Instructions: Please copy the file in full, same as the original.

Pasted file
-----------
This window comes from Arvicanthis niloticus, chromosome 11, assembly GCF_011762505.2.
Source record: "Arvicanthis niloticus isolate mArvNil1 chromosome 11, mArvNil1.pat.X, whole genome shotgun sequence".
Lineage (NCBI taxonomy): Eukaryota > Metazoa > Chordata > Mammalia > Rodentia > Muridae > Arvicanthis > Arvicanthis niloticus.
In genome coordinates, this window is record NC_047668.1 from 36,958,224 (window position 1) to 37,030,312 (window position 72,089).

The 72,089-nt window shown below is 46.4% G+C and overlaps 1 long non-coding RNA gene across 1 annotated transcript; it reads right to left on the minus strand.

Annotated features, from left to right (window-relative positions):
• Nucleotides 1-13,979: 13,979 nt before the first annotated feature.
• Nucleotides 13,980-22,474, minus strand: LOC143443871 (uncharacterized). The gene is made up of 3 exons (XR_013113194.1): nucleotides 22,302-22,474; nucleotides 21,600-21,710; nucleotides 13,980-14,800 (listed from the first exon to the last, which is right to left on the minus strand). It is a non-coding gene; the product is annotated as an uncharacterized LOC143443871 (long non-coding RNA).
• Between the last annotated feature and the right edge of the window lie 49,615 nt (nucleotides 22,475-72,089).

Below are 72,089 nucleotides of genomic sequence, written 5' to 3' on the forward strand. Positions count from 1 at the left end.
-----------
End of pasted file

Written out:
This window comes from Arvicanthis niloticus, chromosome 11, assembly GCF_011762505.2.
Source record: "Arvicanthis niloticus isolate mArvNil1 chromosome 11, mArvNil1.pat.X, whole genome shotgun sequence".
Lineage (NCBI taxonomy): Eukaryota > Metazoa > Chordata > Mammalia > Rodentia > Muridae > Arvicanthis > Arvicanthis niloticus.
In genome coordinates, this window is record NC_047668.1 from 36,958,224 (window position 1) to 37,030,312 (window position 72,089).

The 72,089-nt window shown below is 46.4% G+C and overlaps 1 long non-coding RNA gene across 1 annotated transcript; it reads right to left on the minus strand.

Annotated features, from left to right (window-relative positions):
• Nucleotides 1-13,979: 13,979 nt before the first annotated feature.
• Nucleotides 13,980-22,474, minus strand: LOC143443871 (uncharacterized). The gene is made up of 3 exons (XR_013113194.1): nucleotides 22,302-22,474; nucleotides 21,600-21,710; nucleotides 13,980-14,800 (listed from the first exon to the last, which is right to left on the minus strand). It is a non-coding gene; the product is annotated as an uncharacterized LOC143443871 (long non-coding RNA).
• Between the last annotated feature and the right edge of the window lie 49,615 nt (nucleotides 22,475-72,089).

Below are 72,089 nucleotides of genomic sequence, written 5' to 3' on the forward strand. Positions count from 1 at the left end.